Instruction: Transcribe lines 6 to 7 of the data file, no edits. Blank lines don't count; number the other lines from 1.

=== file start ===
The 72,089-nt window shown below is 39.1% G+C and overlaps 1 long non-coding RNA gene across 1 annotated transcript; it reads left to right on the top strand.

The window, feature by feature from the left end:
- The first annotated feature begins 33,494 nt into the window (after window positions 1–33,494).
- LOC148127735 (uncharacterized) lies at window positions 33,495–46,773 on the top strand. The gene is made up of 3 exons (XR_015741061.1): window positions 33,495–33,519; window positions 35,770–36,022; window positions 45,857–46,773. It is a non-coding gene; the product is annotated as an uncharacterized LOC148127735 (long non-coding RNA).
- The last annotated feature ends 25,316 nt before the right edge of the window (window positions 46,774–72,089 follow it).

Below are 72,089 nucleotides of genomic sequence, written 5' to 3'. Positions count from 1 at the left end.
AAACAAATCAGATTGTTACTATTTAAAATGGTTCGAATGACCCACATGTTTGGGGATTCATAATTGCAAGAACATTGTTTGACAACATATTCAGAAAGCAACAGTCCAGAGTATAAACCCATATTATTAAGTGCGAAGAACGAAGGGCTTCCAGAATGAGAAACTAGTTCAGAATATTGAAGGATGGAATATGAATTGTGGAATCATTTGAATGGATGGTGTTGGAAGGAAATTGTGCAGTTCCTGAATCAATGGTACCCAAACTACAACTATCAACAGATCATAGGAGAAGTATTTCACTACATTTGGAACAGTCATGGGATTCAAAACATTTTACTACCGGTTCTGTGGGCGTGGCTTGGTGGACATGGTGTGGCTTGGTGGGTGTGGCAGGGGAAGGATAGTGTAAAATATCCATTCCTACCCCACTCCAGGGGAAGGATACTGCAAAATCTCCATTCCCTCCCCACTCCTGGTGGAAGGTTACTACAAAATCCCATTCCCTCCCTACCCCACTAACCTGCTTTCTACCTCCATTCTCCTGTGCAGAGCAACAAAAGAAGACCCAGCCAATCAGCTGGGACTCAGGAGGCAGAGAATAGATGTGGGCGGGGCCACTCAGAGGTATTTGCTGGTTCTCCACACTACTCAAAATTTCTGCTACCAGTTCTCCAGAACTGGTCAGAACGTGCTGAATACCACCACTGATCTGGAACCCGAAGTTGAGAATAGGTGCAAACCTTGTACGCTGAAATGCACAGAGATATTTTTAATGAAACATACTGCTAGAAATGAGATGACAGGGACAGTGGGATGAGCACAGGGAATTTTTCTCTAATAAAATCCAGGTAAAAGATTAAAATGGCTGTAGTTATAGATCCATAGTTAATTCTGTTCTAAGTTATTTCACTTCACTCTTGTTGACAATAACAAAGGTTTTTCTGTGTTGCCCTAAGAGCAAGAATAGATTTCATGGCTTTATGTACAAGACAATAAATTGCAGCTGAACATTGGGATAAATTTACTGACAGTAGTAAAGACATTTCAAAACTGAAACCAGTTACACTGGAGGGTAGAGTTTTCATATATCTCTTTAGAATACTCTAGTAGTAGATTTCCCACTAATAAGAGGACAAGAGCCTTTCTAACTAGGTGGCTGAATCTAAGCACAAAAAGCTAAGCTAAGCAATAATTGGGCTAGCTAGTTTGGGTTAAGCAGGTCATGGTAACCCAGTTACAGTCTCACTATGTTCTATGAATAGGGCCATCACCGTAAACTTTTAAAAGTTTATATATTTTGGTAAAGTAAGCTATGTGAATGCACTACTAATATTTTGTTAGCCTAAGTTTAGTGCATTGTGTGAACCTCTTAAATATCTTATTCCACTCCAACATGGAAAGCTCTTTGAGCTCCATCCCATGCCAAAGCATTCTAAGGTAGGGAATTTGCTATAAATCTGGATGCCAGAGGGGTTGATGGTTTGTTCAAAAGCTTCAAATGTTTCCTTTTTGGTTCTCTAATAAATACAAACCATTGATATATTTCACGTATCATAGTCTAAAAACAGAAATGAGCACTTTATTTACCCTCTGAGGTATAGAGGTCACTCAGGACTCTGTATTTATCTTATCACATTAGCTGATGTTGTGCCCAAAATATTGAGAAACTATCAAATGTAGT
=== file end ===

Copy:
Below are 72,089 nucleotides of genomic sequence, written 5' to 3'. Positions count from 1 at the left end.
AAACAAATCAGATTGTTACTATTTAAAATGGTTCGAATGACCCACATGTTTGGGGATTCATAATTGCAAGAACATTGTTTGACAACATATTCAGAAAGCAACAGTCCAGAGTATAAACCCATATTATTAAGTGCGAAGAACGAAGGGCTTCCAGAATGAGAAACTAGTTCAGAATATTGAAGGATGGAATATGAATTGTGGAATCATTTGAATGGATGGTGTTGGAAGGAAATTGTGCAGTTCCTGAATCAATGGTACCCAAACTACAACTATCAACAGATCATAGGAGAAGTATTTCACTACATTTGGAACAGTCATGGGATTCAAAACATTTTACTACCGGTTCTGTGGGCGTGGCTTGGTGGACATGGTGTGGCTTGGTGGGTGTGGCAGGGGAAGGATAGTGTAAAATATCCATTCCTACCCCACTCCAGGGGAAGGATACTGCAAAATCTCCATTCCCTCCCCACTCCTGGTGGAAGGTTACTACAAAATCCCATTCCCTCCCTACCCCACTAACCTGCTTTCTACCTCCATTCTCCTGTGCAGAGCAACAAAAGAAGACCCAGCCAATCAGCTGGGACTCAGGAGGCAGAGAATAGATGTGGGCGGGGCCACTCAGAGGTATTTGCTGGTTCTCCACACTACTCAAAATTTCTGCTACCAGTTCTCCAGAACTGGTCAGAACGTGCTGAATACCACCACTGATCTGGAACCCGAAGTTGAGAATAGGTGCAAACCTTGTACGCTGAAATGCACAGAGATATTTTTAATGAAACATACTGCTAGAAATGAGATGACAGGGACAGTGGGATGAGCACAGGGAATTTTTCTCTAATAAAATCCAGGTAAAAGATTAAAATGGCTGTAGTTATAGATCCATAGTTAATTCTGTTCTAAGTTATTTCACTTCACTCTTGTTGACAATAACAAAGGTTTTTCTGTGTTGCCCTAAGAGCAAGAATAGATTTCATGGCTTTATGTACAAGACAATAAATTGCAGCTGAACATTGGGATAAATTTACTGACAGTAGTAAAGACATTTCAAAACTGAAACCAGTTACACTGGAGGGTAGAGTTTTCATATATCTCTTTAGAATACTCTAGTAGTAGATTTCCCACTAATAAGAGGACAAGAGCCTTTCTAACTAGGTGGCTGAATCTAAGCACAAAAAGCTAAGCTAAGCAATAATTGGGCTAGCTAGTTTGGGTTAAGCAGGTCATGGTAACCCAGTTACAGTCTCACTATGTTCTATGAATAGGGCCATCACCGTAAACTTTTAAAAGTTTATATATTTTGGTAAAGTAAGCTATGTGAATGCACTACTAATATTTTGTTAGCCTAAGTTTAGTGCATTGTGTGAACCTCTTAAATATCTTATTCCACTCCAACATGGAAAGCTCTTTGAGCTCCATCCCATGCCAAAGCATTCTAAGGTAGGGAATTTGCTATAAATCTGGATGCCAGAGGGGTTGATGGTTTGTTCAAAAGCTTCAAATGTTTCCTTTTTGGTTCTCTAATAAATACAAACCATTGATATATTTCACGTATCATAGTCTAAAAACAGAAATGAGCACTTTATTTACCCTCTGAGGTATAGAGGTCACTCAGGACTCTGTATTTATCTTATCACATTAGCTGATGTTGTGCCCAAAATATTGAGAAACTATCAAATGTAGT